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Physiologics - B-Complex Sublingual with B-12  2 oz liquid Physiologics - B-Complex Sublingual with B-12 2 oz liquid

SKU: PHY-55264    UPC: 716963552646

Suggested Retail Price: $9.99  SRP
Our Price: $8.99    Save 10%
  (Web price as of 11/28/15...not applicable to in-store purchases)

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PhysioLogics B-Complex Sublingual Liquid is a multifunctional blend of important B Vitamins, including B-2, B-6, B- 12, Niacin, and Pantothenic Acid. B Vitamins are essential for normal formation of blood cells, and also support a healthy nervous system, energy metabolism, and vision health.* The body requires a daily source of B Vitamins because B Vitamins are water-soluble.

Acid reflux/heartburn medications (proton pump inhibitors) may decrease Vitamin B-12 absorption from the digestive tract. Therefore it can be important to supplement with Vitamin B-12 when using these medications. Note: Vitamin B-12 supplements are not intended to serve as a replacement for Acid Reflux Medications, nor should patients discontinue prescribed medications while supplementing with Vitamin B-12.

Riboflavin (B-2) assists in oxidation/reduction reactions, including those involved in energy pathways and the metabolism of carbohydrates, fats and proteins.* It is also significant for the maintenance of the skin and mucous membranes, the cornea of the eye, and nerve sheaths.*

Niacin (B-3), also known as nicotinic acid and nicotinamide, serves as a coenzyme in oxidation/reduction reactions as nicotinamide adenine dinucleotide (NAD) and its phosphate form (NADP). NAD functions in intracellular respiration and oxidation of glyceraldehydes, lactate, alcohol, and other fuel molecules. NADP is required in reductive biosyntheses, such as fatty acid and steroid synthesis. Niacin is needed for the metabolism of food, maintenance of healthy skin and nerve cells, DNA replication and repair, and cell differentiation.*

The major coenzyme forms of Vitamin B-6, Pyridoxine (B- 6), pyridoxal 5'-phosphate (PLP) and pyridoxamine (PMP), function in the catabolism of carbohydrates, proteins and fats. PLP serves as a coenzyme for more than 100 enzymes involved in amino acid metabolism, including aminotransferases, decarboxylases, and dehydratases. Vitamin B-6 is also used in the production of red blood cells, and is involved in the single-carbon cycle, which produces methyl groups used in the synthesis of other compounds. Vitamin B-12 (Cobalamin) is a coenzyme in the single-carbon cycle, and, with Vitamin B-6 and Folate, converts homocysteine to methionine. Vitamin B-12 is also required for maintenance of nerve sheaths, normal blood formation, and DNA synthesis and repair.*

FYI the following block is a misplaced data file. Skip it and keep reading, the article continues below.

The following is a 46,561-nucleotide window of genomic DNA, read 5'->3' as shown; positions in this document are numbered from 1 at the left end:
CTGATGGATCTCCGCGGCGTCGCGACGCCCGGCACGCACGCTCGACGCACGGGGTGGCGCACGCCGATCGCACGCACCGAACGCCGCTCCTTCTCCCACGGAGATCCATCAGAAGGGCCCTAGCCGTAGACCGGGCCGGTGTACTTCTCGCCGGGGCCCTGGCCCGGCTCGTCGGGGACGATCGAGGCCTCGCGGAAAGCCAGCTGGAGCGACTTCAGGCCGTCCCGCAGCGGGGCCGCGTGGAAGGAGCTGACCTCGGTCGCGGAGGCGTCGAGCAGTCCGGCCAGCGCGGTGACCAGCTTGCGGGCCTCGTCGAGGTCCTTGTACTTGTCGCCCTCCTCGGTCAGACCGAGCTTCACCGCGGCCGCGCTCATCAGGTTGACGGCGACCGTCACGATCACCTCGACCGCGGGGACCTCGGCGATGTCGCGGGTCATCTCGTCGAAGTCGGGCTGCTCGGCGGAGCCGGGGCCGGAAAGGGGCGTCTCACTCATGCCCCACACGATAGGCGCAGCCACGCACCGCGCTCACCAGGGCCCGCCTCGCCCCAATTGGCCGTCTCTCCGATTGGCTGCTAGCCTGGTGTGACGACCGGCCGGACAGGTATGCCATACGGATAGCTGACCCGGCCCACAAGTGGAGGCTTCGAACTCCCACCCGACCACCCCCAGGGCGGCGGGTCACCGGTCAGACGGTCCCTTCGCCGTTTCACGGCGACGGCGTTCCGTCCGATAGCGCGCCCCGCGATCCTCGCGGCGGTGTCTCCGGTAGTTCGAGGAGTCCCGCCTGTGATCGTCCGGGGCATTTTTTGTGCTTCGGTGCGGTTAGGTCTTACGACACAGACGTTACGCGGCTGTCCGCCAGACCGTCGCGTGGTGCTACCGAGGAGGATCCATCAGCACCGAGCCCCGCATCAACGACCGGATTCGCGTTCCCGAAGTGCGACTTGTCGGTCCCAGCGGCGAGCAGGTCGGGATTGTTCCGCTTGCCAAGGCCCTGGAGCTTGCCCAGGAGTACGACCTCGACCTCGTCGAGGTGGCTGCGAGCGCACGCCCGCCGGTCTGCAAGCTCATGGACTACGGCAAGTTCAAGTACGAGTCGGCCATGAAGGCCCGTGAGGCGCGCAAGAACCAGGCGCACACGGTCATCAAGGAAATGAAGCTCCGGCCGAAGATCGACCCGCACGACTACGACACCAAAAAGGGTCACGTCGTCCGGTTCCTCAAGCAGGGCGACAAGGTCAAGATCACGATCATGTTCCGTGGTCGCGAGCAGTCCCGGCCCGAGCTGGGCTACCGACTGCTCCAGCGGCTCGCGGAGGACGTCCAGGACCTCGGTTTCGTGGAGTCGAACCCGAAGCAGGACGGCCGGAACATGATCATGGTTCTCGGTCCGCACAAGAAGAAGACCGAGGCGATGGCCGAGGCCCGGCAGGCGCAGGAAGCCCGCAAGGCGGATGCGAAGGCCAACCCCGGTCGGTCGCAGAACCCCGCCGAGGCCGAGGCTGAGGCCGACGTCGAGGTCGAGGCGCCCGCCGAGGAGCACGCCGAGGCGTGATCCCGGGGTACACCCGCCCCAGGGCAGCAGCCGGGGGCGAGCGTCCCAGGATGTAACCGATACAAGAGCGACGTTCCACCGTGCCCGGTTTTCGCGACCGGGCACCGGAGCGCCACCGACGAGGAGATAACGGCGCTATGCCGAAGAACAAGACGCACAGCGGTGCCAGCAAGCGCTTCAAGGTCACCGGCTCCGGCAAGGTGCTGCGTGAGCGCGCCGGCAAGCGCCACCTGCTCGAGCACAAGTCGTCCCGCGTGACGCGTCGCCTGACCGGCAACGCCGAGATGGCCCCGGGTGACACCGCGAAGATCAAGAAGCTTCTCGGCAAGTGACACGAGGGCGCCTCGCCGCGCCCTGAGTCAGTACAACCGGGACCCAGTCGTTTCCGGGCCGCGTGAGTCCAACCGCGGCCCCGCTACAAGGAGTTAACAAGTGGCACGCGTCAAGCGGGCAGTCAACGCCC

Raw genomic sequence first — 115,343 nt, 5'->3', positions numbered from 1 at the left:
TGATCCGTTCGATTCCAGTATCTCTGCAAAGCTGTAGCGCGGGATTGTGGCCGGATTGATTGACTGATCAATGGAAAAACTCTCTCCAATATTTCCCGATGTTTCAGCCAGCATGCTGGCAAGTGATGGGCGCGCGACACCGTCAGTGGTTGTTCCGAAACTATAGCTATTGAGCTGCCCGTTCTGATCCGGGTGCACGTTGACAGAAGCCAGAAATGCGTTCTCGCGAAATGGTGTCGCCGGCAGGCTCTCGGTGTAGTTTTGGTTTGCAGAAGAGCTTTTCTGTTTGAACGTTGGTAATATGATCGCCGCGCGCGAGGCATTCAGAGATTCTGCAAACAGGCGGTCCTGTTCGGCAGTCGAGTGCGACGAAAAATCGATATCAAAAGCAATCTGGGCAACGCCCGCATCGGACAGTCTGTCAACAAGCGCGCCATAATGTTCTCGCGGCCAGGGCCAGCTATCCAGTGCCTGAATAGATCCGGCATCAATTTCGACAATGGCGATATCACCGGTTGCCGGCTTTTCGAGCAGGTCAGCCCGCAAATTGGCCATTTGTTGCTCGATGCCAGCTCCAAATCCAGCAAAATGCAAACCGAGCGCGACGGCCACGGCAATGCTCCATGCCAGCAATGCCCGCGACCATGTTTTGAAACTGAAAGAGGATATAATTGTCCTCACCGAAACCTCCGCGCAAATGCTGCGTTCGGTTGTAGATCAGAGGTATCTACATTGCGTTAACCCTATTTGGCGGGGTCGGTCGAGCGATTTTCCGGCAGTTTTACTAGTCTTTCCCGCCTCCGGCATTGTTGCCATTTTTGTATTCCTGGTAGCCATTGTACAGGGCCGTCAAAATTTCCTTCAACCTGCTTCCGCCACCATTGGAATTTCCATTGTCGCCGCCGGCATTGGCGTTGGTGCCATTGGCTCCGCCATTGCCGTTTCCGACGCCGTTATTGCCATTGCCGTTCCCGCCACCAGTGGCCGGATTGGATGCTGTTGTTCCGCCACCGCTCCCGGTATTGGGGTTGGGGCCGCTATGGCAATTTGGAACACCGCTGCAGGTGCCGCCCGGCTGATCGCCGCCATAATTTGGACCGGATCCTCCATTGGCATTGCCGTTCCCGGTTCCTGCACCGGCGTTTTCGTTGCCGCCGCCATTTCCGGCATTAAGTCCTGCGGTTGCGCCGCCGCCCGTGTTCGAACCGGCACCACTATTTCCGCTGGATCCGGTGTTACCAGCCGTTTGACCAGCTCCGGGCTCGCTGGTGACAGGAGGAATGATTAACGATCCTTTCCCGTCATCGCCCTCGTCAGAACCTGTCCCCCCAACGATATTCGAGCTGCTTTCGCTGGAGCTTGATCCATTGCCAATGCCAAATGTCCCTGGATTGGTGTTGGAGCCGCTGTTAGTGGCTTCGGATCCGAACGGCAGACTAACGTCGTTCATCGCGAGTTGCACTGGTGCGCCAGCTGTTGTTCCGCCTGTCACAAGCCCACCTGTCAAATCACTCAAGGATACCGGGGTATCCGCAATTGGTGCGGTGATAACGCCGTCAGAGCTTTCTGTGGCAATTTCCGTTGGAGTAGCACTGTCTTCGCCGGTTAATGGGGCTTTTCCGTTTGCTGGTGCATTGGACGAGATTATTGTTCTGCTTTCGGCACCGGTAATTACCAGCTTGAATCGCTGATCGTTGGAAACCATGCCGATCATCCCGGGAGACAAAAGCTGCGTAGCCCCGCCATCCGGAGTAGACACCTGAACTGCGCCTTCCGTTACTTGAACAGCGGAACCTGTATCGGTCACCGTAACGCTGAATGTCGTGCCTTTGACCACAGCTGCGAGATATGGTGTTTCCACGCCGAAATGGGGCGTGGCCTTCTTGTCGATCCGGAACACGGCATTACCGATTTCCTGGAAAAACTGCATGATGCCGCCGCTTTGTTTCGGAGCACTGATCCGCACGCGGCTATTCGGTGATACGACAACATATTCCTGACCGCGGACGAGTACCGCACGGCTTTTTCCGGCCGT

Pantothenic acid is used for the synthesis of coenzyme A and thus is involved in many metabolic pathways, including energy metabolism; catabolism of carbohydrates, lipids, amino acids; and synthesis of hormones and neurotransmitters.*

  • A review in the Journal of the American Medical Association stated that most people do not consume optimal amounts of vitamins by diet alone. In fact, suboptimal intake of some vitamins, even above levels classified as deficiency, may be unhealthy and is common in the general population. The reviewers concluded that it is wise for all adults to take vitamin supplements. (Fairfield and Fletcher, 2002)
  • The Oxford Healthy Aging Projects, a cohort study conducted from 1993 to 2003, examined the relationship between serum vitamin B-12 status and cognitive function in older adults. A significant association was found between low levels of vitamin B-12 and the incidence and rate of cognitive decline over the ten year period. (Clarke et al, 2007)
The B Vitamins work individually and synergistically in a wide array of biological functions to maintain health.* PhysioLogics B-Complex Sublingual Liquid provides a convenient, easy-to-use, liquid form of high-potency B- Complex vitamins.

SHAKE WELL before use. For adults, place one full dropper (1 mL) under the tongue and hold for 30 seconds before swallowing, or follow the advice of a health care professional.

Aisen PS, Egelko S, Andrews H, et al. A pilot study of vitamins to lower plasma homocysteine levels in Alzheimer disease. Am J Geriatr Psychiatry. 2003;11:246-9.

Centers for Disease Control and Prevention. Recommendations for the use of folic acid to reduce the number of cases of spina bifida and other neural tube defects. MMWR. 1992;41 (No. RR-14).

Clarke R, Birks J, Nexo E, et al. Low vitamin B-12 status and risk of cognitive decline in older adults. Am J Clin Nutr. 2007;86:1384-91.

Fairfield KM, Fletcher RH. Vitamins for chronic disease prevention in adults: scientific review. JAMA. 2002;287:3116-26.

Institute of Medicine. Dietary Reference Intakes: Thiamin, Riboflavin, Niacin, Vitamin B6, Folate, Vitamin B12, Pantothenic Acid, Biotin, and Choline. Washington, DC: National Academy Press, 1998.

Manore MM. Effect of physical activity on thiamine, riboflavin, and vitamin B-6 requirements. Am J Clin Nutr. 2000;72(2 Suppl):598S-606S.

Nilsson K, Warkentin S, Hultberg B, et al. Treatment of cobalamin deficiency in dementia, evaluated clinically and with cerebral blood flow measurements. Aging (Milano). 2000;12:199-207.

Stampfer MJ, Malinow MR, Willett WC, et al. A prospective study of plasma homocysteine and risk of myocardial infarction in US physicians. JAMA. 1992;268:877-81.

Wang HX, Wahlin A, Basun H, et al. Vitamin B(12) and folate in relation to the development of Alzheimer's disease. Neurology. 2001;56:1188-9.

The statements included above have not been evaluated by the FDA or Total Health. This product is not intended to diagnose, treat, cure or prevent any disease.

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